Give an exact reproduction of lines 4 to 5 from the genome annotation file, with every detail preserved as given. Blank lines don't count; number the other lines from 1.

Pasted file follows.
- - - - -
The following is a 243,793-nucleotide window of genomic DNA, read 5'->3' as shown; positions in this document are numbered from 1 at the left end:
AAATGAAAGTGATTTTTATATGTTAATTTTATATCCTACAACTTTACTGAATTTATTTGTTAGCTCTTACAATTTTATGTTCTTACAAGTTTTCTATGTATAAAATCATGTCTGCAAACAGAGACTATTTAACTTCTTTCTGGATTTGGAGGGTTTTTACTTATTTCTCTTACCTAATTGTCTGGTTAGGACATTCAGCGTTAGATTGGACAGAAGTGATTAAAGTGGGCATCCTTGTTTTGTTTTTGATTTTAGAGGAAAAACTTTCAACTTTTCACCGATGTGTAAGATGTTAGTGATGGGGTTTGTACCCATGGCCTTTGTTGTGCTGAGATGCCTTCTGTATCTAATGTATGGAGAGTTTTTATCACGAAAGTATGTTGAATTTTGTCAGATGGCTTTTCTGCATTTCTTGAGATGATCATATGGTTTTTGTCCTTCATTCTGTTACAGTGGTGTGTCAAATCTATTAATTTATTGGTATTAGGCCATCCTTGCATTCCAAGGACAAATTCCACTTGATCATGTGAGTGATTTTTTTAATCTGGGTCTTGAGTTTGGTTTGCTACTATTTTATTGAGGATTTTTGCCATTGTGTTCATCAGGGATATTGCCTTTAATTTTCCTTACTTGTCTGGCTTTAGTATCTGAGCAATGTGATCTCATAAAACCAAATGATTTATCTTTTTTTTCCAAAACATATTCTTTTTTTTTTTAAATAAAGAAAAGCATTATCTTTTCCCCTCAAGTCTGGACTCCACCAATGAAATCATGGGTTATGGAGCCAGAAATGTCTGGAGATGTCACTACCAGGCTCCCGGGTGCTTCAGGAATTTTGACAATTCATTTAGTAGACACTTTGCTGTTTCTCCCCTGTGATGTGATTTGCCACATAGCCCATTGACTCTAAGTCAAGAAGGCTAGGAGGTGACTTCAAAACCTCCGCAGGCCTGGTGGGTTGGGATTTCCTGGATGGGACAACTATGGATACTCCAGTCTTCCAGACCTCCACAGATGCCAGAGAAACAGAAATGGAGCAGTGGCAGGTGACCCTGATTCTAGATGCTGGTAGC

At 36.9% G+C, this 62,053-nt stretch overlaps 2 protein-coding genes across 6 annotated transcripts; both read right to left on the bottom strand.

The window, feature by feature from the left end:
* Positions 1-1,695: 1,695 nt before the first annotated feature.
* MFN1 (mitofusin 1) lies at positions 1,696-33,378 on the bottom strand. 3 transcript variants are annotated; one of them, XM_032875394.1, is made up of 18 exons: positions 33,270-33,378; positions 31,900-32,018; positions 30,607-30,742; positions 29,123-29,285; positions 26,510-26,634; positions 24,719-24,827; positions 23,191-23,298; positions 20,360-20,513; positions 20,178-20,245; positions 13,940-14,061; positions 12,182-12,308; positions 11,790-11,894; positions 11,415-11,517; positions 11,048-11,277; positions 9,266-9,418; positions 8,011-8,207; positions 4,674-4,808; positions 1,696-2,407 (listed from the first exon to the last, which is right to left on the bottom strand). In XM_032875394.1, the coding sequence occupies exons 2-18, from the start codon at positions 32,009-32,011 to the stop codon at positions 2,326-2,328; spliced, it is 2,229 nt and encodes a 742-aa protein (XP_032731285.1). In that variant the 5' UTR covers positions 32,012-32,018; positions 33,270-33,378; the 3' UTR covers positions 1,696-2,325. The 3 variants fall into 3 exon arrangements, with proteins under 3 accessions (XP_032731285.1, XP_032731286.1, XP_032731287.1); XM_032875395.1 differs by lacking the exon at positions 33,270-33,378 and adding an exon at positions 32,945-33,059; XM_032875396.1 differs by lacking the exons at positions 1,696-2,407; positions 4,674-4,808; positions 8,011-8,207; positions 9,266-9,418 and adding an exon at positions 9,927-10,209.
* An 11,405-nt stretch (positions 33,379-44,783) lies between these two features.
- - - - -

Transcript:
The window, feature by feature from the left end:
* Positions 1-1,695: 1,695 nt before the first annotated feature.